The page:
Use MMA gloves so you can effectively use your Tan-Fok-Bong correctly. An use your sun fist punches. Use phoenix eye and ginger fist if possible. Thinking of sparring as the final step of realizing your wing chun
 
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Highlander

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A good martial system that is well structured ought to operate on a certain foundation. This gives consistency in what you do, which is very important when developing your skills.

Some things from a different system may not work well on that foundation. In that case, that thing has no place in your system. To try to adopt it in spite of that problem creates a disjointed and inconsistent system, a Frankensteins monster of a system if a lot of that is brought in.

So there are very real reasons to not adopt techniques or methods from other systems. It is not always about simply dismissing everything that is foreign to your system. Obviously some things could be adopted if they can function smoothly on your systems foundation.

Recognizing that something has no place in your system is easily as important as broadening your perspective by looking at other methods.
I agree 100%, dont take things and jam them together just because you like a move. I use this more like Yak sao was saying. Training with other like minded people and just playing and growing together. Sometimes even practicing some of the moves they do in the moment (even if it doesnt agree with my system) just to get a better understanding of how they move. A good example of what I mean is this, I play around with boxing concepts on the heavy bag, I shadow box, and sometimes mess with the footwork. I've never had an official boxing class, so I do boxing through the eyes of my WT. I didnt change my WT fighting style to adopt boxing but by looking at the drills and concepts they teach I opened up my WT and found a lot of the same concepts in WT. Same thing with Tai Chi, I dont train it to learn it, I train the form because it's cool to me and it really helps enforce slow smooth body unity.
 
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Highlander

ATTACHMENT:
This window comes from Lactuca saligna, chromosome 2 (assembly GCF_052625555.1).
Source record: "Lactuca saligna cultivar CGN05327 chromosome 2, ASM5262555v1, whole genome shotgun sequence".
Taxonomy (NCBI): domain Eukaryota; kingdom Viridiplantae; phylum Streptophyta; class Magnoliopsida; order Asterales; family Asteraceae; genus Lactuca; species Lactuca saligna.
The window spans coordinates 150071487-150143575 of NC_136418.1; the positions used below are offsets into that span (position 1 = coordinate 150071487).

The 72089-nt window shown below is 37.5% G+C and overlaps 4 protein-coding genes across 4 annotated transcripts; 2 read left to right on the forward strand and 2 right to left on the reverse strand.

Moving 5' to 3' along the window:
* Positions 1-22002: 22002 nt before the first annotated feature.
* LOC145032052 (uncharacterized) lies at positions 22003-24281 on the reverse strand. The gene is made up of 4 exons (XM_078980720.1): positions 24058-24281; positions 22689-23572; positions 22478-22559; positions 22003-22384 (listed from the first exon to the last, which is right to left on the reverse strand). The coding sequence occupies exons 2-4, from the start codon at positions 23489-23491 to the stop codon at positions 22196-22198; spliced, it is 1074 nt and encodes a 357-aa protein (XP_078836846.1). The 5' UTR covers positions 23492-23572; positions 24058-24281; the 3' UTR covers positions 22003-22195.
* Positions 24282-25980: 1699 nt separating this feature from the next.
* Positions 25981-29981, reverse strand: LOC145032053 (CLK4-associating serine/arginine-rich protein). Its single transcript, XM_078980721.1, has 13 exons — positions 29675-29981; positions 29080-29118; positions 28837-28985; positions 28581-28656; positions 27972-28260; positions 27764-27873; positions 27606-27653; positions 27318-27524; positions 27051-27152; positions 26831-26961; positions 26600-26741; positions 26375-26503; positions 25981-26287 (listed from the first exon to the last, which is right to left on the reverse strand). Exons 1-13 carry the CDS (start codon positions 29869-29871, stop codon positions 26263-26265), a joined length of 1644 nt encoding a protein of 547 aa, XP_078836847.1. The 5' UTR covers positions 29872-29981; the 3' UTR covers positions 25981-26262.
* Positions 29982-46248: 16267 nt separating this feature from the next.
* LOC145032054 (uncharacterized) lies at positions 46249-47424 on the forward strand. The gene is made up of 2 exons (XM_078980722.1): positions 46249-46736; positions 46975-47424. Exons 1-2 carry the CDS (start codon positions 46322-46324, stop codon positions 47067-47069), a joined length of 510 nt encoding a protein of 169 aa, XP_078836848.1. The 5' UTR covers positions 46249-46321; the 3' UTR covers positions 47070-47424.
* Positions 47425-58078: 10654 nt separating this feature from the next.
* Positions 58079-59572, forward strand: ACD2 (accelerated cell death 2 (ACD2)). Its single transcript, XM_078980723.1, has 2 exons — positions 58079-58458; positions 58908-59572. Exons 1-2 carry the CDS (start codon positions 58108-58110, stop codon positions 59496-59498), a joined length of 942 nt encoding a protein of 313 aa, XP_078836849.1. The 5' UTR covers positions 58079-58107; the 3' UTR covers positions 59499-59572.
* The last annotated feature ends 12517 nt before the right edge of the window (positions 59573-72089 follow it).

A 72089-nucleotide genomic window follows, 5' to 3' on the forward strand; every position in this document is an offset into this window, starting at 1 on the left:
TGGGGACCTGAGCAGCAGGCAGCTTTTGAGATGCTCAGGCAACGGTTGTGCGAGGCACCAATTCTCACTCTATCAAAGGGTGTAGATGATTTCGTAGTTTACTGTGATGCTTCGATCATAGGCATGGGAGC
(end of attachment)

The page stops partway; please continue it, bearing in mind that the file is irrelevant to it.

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would that just end up looking a lot like mma ?
Would it look like MMA in a fight? Probably. But the training method is different. Depends on a lot of factors. Me and my Sifu like to say "good fighting is good fighting"
 

jobo

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Would it look like MMA in a fight? Probably. But the training method is different. Depends on a lot of factors. Me and my Sifu like to say "good fighting is good fighting"
if the end result is a lot like mma, then the best way of training it would look a lot like mma training..

if you can add technique as they are better, you can add the best way of training those techniques, as they are better also !
 
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Highlander

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if the end result is a lot like mma, then the best way of training it would look a lot like mma training..

if you can add technique as they are better, you can add the best way of training those techniques, as they are better also !

I say that because I dont have grand illusions that my fighting well look anything like WT in a fight. The end result of the system itself is still very much WT. I dont change my strategy or style based on distance or level of fight (standing, grappling, ground, etc)
When I train other systems it's more trying to figure out how I can make my WT work with and against said system.

MMA training when it comes down to it is really just another training style. And we probably have more in common then not